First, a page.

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Alcohol Withdrawal Symptoms

Alcohol Withdrawal Symptoms

Christian Recovery Alcohol Withdrawal Symptoms

Alcohol Withdrawal Symptoms When a person who drinks everyday suddenly stops drinking, one can experience alcohol withdrawal. Alcohol withdrawals are most common with adults, but can happen to adolescents as well. The more you drink, the more likely you will have alcohol withdrawals. If you have certain medical problems, your alcohol withdrawals may be more intensified. Alcohol withdrawal can be a possibly life-threatening circumstance that can happen to people who have been drinking severely for weeks, months, or years and then entirely stop drinking or considerably reduce their intake of alcohol.

Withdrawals from alcohol can start as early as two hours after your last drink and can linger for weeks. Alcohol withdrawal symptoms can array from mild anxiety and shakiness to severe complications such as seizures. Along with seizures, you can get delirium tremens, which is defined by confusion, speedy heartbeat, and fever. The death rate from delirium tremens ranges from 1% to 5%.

If you have experienced prior alcohol withdrawals or have additional health issues, it is important that you see a doctor. Severe alcohol withdrawal symptoms are an absolute medical emergency. If you experience seizures, fever, severe confusion, hallucinations, or have irregular heartbeats, go to an emergency room or call 911.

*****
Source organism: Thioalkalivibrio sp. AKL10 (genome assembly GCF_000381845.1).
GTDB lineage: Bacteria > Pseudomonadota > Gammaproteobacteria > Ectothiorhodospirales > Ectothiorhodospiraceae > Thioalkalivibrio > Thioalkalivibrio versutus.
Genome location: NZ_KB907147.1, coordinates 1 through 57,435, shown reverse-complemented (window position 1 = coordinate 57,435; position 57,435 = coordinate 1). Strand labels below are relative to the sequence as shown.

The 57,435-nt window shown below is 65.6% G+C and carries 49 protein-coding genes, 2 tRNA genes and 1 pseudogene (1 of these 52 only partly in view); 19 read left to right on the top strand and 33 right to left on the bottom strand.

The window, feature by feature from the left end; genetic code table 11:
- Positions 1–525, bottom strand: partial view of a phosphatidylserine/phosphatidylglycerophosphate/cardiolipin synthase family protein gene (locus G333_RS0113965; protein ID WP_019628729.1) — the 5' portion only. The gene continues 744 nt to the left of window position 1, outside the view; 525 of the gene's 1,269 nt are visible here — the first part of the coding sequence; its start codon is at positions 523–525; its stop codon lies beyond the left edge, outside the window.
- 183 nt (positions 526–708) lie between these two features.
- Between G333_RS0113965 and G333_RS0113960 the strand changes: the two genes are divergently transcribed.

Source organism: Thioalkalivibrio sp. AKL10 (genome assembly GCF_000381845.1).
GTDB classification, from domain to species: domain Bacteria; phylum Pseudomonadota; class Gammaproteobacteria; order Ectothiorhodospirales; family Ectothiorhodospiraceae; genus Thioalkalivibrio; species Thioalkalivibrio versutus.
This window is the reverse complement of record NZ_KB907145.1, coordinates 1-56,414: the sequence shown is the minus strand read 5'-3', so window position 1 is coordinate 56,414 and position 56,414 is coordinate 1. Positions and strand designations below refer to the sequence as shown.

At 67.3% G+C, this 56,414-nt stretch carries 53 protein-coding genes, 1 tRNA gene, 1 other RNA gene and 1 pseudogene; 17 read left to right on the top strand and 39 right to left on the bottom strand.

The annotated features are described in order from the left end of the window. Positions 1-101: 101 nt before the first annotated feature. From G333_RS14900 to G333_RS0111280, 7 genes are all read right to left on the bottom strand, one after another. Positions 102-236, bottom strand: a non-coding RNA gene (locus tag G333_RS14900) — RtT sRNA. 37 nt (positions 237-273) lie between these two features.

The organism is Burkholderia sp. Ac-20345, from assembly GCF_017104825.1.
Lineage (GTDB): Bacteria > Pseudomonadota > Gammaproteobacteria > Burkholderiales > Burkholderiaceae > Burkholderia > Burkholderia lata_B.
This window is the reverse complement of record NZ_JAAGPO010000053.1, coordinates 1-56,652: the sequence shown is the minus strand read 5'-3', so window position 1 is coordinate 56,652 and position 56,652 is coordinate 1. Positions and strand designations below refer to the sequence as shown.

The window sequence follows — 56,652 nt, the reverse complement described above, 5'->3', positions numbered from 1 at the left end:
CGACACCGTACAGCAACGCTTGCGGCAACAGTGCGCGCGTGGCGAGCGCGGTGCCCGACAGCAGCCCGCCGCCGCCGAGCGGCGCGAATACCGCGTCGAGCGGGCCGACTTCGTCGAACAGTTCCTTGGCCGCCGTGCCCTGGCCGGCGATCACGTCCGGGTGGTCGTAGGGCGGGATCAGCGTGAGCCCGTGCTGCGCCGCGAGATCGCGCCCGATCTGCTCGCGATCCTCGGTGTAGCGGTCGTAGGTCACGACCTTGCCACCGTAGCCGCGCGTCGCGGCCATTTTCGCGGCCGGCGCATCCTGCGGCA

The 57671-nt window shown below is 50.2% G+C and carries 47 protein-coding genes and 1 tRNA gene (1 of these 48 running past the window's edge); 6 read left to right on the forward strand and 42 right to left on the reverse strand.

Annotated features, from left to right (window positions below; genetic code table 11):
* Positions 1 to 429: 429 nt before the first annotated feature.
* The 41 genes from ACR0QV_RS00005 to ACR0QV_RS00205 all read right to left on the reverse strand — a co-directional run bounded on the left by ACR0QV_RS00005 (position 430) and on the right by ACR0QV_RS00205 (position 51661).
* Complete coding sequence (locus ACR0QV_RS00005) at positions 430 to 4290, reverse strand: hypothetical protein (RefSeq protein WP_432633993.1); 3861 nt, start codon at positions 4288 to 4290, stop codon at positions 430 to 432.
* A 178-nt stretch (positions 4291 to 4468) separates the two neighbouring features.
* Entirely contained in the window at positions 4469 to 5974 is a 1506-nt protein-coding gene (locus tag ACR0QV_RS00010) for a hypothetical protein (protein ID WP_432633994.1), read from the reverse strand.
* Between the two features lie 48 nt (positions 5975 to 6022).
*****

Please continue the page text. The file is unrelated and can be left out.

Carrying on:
If you overly drink daily or are a heavy persistent drinker, you are disturbing your brain’s neurotransmitters, which are the brain chemicals that convey communications. Alcohol increases the effect of GABA, the neurotransmitter produces feelings of easing and serene. Chronic alcohol intake overpowers the GABA activity so more alcohol is necessary to produce the anticipated effects, known as tolerance. Lingering alcohol consumption also overrides the movement of glutamate, the neurotransmitter that produces moods of excitability. When heavy drinkers abruptly stop or suggestively decrease their alcohol consumption, the neurotransmitters formerly inhibited by alcohol are no longer blocked. They recover into alcohol withdrawal such as anxiety, irritability, agitation, tremors, and seizures.

Some minor alcohol withdrawal symptoms that often occur six to 12 hours after alcohol use include:

  • Sweating
  • Nausea and/or vomiting
  • Insomnia
  • Shaking hands
  • Anxiety

Between 12 and 24 hours after alcohol consumption, you may experience visual, auditory, or tactile hallucinations which usually end within 48 hours.

If you are experiencing these alcohol withdrawal symptoms or think you may have an alcohol problem, please contact our Christian recovery center.



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